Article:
When you both agree that you have covered everything you needed to, the mediator will record everything you have agreed in a Memorandum of Understanding. This will not be legally binding, but the agreed terms can be made legally binding by applying to a court for a Consent Order.
Is family mediation right for you?
When is family mediation appropriate?
Family mediation can be a good choice in many situations and is most commonly used for agreeing financial settlements and arrangements for children in divorce, civil partnership dissolution and the separation of unmarried couples.
For mediation to work, it is usually necessary for the parties to have a good understanding of the issues they need to discuss and what each wants to achieve. There also needs to be some degree of functional relationship between the parties that means they will be able to work together productively.
When is family mediation not appropriate?
For situations where there have been instances of domestic violence or abuse, mediation would not be appropriate and court proceedings will be the better choice.
Mediation may also not be suitable if there are complex issues you need to resolve where you feel you would benefit from having your own expert legal advisor on hand. In such cases, collaborative law might be more appropriate.
Using collaborative law as an alternative to family mediation
Collaborative law offers a highly effective alternative to mediation for family disputes where both parties would prefer an amicable settlement.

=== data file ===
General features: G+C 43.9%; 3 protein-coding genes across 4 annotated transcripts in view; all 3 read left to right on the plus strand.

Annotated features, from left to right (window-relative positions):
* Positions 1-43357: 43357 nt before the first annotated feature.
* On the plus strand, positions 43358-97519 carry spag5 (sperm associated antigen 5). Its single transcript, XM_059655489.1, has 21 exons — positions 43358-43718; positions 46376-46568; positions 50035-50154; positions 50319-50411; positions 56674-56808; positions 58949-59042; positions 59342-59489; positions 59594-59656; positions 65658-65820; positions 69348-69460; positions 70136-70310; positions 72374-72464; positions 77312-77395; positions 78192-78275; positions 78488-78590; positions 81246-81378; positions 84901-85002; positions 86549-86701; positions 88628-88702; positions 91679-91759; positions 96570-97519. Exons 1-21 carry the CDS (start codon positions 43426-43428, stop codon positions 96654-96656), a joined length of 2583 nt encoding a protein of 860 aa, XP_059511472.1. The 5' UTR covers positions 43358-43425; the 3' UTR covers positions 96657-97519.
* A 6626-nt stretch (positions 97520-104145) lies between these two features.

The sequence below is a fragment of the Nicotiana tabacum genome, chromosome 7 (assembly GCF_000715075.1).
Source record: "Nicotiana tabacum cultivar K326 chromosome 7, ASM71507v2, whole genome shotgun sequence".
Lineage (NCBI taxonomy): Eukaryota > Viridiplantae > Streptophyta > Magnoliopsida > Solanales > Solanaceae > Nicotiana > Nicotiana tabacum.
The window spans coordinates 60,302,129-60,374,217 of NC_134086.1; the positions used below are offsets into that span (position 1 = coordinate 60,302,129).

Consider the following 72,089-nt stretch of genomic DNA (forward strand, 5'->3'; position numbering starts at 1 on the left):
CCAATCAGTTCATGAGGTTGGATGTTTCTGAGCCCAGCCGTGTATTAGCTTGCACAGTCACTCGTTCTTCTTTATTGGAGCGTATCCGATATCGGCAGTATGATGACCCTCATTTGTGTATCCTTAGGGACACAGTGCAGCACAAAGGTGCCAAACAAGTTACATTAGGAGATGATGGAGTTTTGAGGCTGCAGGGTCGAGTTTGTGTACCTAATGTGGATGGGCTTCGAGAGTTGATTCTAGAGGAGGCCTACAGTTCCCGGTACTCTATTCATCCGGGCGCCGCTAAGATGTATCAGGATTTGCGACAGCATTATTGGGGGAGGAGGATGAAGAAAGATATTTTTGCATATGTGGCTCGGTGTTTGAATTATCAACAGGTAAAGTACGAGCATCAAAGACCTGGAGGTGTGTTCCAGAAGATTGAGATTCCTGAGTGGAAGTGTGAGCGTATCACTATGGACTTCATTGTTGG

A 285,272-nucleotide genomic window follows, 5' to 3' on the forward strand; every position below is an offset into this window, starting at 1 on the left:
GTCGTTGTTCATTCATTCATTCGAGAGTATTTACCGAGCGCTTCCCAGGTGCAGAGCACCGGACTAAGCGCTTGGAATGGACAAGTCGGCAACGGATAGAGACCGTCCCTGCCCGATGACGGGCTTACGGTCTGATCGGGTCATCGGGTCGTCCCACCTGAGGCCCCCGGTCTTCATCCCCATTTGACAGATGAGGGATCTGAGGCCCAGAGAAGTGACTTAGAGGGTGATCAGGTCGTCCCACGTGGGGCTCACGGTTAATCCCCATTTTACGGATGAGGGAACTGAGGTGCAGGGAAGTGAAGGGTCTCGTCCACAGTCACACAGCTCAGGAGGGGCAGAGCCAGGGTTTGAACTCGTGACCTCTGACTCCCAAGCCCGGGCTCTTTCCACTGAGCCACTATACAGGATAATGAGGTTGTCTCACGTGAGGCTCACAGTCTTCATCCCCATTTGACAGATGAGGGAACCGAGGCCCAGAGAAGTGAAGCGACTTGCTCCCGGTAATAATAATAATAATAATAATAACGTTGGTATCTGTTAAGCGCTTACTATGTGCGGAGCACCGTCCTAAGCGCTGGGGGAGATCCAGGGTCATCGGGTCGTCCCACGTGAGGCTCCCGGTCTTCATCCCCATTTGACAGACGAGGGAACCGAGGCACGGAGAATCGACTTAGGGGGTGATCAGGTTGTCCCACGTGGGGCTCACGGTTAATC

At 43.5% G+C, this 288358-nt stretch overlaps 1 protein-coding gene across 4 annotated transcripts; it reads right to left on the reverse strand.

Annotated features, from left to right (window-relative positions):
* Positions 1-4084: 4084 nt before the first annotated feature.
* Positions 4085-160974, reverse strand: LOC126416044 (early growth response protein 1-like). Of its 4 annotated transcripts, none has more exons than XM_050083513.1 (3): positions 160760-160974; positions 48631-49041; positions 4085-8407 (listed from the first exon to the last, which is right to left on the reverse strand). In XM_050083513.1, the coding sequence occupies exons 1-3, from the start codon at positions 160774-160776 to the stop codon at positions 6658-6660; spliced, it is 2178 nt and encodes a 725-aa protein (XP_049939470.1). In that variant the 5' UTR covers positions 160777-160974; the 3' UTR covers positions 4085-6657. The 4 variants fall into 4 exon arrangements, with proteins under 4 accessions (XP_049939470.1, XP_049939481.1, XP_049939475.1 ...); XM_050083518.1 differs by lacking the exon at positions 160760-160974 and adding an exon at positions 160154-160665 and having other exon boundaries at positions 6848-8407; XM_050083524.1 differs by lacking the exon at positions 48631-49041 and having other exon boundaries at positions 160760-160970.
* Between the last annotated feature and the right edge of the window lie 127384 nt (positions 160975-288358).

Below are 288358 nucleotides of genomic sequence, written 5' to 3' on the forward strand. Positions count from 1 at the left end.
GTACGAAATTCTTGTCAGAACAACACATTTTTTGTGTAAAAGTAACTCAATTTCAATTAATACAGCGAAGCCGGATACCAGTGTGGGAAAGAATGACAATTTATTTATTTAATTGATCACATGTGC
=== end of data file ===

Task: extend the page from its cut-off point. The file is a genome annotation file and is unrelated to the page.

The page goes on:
The process involves both parties and their legal representatives (who must be trained in collaborative law) to negotiate settlements for issues related to divorce, civil partnership dissolution and separation.
Having your own lawyer on hand to advise you makes this process more suitable for dealing with complex financial matters and arrangements for children where there are more challenging issues to consider.
Our Family Law team contains three trained collaborative lawyers – Avril Croud, Deborah Nicholson and Laura Hails – allowing us to offer this highly effective method of alternative family dispute resolution in house.
How we can help with family mediation
Preparing for a Mediation Information & Assessment Meeting (MIAM)
Our family lawyers in Maidstone can help you prepare for your Mediation Information and Assessment Meeting. We can advise you on what to expect at the meeting, what you should say, whether mediation is suitable for your needs and what the alternatives are.
Getting what you need out of mediation
Should you choose to use mediation, we can help you to find a mediator who will be a good fit for your requirements. We can also help you decide which issues you need to work on through mediation and what sort of settlement you can realistically expect to achieve, with reference to what a court would be likely to order.
Reviewing family mediation settlements
We can advise you on any agreement you make through mediation, both after individual sessions and at the end of the whole mediation process. This way, we can help to ensure you reach the best possible settlement for your needs.
Applying for a Consent Order following mediation
Should you wish to make an agreement reached through mediation legally binding, we can apply for a Consent Order for you to achieve this.
Our family mediation advice fees
Fixed cost initial appointment
We offer an initial 1-hour appointment to discuss your requirements from £180 inc. VAT.
Fixed fee family mediation advice
Where possible, we charge fixed fees for assisting clients with the mediation process to help keep the costs under control.